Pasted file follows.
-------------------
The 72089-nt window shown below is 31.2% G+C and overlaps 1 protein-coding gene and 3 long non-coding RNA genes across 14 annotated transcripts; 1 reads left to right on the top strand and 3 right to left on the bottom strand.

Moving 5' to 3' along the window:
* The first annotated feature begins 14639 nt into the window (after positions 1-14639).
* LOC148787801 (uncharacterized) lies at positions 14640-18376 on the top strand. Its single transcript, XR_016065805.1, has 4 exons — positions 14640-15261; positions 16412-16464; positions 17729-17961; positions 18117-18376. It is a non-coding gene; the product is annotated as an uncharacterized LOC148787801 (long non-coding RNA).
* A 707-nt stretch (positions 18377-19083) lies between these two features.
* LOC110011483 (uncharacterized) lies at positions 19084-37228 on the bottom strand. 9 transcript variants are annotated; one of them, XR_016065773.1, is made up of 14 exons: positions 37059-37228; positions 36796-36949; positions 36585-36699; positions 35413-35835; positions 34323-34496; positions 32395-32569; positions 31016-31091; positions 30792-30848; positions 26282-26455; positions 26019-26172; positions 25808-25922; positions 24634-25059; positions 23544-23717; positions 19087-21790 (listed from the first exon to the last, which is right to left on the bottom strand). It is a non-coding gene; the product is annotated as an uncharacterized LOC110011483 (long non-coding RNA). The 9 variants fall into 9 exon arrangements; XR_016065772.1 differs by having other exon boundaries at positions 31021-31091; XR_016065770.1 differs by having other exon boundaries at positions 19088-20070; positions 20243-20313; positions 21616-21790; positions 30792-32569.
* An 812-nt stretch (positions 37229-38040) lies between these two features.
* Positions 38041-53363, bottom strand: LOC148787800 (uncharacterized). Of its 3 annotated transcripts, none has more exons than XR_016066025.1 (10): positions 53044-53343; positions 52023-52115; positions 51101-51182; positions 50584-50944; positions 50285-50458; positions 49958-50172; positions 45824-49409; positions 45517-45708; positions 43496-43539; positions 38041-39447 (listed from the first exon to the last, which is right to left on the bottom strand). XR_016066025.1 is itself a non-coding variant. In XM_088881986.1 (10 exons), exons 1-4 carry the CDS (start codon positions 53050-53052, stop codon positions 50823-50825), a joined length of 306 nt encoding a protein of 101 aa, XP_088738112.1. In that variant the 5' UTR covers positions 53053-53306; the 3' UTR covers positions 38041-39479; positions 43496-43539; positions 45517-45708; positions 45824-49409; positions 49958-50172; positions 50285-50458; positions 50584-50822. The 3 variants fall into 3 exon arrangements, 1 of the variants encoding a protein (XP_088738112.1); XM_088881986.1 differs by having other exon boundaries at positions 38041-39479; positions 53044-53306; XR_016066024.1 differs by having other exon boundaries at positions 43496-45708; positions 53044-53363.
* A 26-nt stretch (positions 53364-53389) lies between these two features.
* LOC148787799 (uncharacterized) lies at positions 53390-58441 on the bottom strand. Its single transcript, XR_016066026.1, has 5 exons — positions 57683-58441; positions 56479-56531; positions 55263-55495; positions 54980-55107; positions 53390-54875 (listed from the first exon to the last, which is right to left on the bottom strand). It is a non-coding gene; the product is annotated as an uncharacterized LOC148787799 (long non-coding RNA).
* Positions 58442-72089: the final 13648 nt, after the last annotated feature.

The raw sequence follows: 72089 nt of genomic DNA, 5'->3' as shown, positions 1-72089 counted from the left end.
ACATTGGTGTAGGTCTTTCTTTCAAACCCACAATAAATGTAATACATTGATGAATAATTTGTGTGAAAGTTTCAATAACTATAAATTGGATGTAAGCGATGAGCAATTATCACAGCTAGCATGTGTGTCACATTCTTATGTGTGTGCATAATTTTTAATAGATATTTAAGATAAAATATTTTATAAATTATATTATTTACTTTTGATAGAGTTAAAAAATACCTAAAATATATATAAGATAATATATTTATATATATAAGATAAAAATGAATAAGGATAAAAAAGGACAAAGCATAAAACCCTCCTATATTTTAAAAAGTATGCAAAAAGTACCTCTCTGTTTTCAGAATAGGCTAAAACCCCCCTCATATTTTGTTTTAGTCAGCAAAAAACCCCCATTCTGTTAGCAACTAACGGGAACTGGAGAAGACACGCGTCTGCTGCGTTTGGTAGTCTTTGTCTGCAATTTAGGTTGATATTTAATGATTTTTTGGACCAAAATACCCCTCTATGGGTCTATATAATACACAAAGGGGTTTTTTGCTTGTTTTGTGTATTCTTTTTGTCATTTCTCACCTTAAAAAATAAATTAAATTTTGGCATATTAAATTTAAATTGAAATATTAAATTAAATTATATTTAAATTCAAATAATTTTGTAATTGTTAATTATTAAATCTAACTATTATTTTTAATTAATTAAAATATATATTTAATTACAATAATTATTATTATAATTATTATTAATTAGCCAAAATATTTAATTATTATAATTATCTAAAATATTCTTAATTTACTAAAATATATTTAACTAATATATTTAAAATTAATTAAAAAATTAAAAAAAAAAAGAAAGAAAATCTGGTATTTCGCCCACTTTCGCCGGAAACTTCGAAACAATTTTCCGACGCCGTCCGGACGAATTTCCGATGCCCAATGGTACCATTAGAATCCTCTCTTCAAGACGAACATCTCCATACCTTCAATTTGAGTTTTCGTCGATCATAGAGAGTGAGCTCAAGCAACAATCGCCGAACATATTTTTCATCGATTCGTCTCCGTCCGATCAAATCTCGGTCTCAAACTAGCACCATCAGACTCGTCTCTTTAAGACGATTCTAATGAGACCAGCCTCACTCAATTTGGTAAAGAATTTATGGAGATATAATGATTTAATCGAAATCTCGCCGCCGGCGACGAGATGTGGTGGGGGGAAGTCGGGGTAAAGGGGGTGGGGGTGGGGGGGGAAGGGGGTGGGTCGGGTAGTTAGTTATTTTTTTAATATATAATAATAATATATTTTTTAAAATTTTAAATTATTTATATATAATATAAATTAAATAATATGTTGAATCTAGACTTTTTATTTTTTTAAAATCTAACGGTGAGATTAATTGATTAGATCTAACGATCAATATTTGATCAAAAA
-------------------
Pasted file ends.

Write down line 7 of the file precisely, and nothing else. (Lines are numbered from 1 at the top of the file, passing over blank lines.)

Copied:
* An 812-nt stretch (positions 37229-38040) lies between these two features.